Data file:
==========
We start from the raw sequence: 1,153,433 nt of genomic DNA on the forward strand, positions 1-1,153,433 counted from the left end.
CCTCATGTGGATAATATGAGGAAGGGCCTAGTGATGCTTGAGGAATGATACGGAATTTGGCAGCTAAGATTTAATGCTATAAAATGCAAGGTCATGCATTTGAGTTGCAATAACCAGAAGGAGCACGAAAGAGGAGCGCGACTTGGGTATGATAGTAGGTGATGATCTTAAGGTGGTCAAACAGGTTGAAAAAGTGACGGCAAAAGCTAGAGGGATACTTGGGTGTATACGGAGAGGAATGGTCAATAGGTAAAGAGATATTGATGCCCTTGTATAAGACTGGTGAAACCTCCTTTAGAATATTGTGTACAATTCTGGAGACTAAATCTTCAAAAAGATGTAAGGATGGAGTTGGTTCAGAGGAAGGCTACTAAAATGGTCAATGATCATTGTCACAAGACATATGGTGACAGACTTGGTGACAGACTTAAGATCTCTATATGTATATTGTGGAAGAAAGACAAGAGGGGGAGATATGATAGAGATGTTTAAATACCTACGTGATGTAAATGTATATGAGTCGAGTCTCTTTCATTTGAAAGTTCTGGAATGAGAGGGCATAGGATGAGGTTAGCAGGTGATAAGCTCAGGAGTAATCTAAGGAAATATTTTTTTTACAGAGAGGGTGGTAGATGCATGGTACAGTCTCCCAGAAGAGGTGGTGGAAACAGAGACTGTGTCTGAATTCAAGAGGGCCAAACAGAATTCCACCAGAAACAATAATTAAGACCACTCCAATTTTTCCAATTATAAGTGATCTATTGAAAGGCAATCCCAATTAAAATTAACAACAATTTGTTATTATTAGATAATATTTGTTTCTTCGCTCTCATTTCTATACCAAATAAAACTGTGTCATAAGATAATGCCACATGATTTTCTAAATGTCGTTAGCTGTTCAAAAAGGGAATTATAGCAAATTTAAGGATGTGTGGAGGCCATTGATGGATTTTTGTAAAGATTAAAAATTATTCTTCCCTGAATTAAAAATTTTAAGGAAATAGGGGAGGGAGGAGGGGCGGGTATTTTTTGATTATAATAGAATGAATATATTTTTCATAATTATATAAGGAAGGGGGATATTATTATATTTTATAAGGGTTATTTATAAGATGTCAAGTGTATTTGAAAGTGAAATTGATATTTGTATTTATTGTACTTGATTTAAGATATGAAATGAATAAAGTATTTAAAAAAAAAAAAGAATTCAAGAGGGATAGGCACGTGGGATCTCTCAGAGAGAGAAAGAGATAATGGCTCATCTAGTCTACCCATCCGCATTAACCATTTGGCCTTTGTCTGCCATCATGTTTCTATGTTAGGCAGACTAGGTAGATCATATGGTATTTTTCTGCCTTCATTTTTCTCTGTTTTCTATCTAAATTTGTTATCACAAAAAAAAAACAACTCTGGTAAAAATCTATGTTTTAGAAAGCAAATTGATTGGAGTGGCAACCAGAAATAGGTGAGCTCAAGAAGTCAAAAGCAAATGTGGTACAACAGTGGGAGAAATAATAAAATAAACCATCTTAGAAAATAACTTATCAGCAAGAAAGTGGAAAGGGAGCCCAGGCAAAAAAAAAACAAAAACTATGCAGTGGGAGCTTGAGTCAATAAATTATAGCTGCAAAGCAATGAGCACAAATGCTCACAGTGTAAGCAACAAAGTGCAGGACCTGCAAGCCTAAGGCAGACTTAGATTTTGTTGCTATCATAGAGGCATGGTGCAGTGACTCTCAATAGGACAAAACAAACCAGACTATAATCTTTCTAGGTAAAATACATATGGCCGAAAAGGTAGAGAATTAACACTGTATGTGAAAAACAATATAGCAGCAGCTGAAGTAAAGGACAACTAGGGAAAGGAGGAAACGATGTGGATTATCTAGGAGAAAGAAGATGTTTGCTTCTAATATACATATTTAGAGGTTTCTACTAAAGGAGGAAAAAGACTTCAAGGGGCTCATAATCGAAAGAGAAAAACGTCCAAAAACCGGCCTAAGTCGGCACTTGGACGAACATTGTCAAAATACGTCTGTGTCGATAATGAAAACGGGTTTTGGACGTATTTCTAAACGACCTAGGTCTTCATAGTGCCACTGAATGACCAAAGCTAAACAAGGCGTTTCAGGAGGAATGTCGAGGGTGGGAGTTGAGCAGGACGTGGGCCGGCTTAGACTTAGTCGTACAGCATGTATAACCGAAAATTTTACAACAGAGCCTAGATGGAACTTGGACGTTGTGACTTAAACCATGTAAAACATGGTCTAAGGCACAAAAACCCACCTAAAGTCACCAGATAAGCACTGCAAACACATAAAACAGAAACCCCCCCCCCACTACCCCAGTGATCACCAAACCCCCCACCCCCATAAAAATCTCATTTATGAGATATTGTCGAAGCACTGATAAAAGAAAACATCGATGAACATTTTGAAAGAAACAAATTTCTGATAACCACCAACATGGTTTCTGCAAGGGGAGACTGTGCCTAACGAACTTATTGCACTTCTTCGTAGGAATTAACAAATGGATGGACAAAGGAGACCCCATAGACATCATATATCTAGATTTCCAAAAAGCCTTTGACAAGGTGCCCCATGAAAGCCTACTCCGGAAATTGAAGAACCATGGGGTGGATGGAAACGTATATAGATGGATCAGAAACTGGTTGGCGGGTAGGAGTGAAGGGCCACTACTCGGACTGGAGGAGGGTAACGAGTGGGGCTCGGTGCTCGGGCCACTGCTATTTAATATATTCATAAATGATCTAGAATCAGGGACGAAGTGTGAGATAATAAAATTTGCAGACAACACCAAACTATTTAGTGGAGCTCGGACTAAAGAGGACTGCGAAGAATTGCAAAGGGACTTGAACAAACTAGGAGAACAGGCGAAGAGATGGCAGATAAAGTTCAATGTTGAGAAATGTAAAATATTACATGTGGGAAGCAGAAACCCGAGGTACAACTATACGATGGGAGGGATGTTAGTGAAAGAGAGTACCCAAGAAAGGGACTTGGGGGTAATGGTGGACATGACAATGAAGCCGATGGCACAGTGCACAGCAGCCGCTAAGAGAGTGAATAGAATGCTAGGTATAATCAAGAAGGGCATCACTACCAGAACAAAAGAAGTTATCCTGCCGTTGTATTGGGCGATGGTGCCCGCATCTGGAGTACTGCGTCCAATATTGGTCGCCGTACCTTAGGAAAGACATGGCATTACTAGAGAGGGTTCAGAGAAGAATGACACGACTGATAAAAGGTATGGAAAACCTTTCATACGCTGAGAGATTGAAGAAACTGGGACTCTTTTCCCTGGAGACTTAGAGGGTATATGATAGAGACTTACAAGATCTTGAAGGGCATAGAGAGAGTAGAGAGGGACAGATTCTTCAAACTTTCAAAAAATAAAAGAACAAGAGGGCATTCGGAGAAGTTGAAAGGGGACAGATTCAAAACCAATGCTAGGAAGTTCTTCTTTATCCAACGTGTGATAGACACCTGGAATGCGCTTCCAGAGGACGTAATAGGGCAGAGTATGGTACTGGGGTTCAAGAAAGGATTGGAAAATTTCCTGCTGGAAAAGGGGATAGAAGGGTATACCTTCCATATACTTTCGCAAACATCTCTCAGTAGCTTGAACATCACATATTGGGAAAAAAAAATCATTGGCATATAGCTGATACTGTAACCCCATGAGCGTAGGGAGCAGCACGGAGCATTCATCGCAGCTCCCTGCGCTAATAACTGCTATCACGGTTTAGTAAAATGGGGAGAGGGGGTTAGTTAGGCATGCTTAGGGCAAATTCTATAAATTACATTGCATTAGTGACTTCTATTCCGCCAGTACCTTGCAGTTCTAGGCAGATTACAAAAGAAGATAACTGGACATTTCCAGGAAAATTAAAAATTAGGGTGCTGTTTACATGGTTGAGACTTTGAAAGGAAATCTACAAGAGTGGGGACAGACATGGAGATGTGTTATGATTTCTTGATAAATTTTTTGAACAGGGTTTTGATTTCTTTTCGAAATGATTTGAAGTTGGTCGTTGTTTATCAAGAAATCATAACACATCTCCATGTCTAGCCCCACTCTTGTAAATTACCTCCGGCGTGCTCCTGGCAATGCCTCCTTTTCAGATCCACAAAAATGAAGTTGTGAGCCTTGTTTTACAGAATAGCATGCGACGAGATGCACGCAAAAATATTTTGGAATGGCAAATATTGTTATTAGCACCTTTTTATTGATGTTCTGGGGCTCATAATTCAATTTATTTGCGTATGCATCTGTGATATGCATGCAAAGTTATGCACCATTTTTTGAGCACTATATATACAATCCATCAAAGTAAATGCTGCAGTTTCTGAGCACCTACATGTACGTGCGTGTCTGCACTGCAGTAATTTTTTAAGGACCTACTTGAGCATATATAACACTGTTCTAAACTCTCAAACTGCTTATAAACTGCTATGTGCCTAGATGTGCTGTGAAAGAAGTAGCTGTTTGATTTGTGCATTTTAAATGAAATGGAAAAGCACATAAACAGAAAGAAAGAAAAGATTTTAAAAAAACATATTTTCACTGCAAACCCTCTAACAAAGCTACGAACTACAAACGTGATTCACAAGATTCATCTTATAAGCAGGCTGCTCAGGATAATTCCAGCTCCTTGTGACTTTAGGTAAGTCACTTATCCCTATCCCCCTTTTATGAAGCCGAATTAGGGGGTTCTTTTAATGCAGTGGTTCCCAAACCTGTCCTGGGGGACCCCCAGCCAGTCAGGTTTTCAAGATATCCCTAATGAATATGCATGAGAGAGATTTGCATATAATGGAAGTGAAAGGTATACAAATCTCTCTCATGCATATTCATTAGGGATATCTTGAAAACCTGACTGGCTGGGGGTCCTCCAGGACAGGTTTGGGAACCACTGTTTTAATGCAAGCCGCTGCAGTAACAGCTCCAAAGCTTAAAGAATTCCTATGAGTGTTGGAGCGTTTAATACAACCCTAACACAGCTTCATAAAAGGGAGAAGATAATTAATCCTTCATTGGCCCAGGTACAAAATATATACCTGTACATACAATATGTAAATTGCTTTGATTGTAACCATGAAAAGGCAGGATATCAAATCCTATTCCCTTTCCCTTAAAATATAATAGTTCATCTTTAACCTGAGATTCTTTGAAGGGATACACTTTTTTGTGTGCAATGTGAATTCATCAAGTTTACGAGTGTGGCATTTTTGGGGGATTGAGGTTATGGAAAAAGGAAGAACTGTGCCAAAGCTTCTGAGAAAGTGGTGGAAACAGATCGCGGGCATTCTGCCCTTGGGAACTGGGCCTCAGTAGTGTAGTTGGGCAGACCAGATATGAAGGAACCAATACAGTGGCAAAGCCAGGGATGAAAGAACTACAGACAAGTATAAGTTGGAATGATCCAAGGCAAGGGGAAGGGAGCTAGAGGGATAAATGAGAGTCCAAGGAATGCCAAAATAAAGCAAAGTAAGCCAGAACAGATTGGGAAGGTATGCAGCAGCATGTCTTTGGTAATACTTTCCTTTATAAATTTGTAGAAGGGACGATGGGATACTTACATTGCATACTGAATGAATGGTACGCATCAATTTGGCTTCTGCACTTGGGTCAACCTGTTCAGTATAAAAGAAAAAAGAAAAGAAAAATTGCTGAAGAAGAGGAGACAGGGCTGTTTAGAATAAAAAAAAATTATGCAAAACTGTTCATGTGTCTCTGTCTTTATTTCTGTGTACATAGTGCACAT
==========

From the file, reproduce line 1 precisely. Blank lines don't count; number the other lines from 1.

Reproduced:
We start from the raw sequence: 1,153,433 nt of genomic DNA on the forward strand, positions 1-1,153,433 counted from the left end.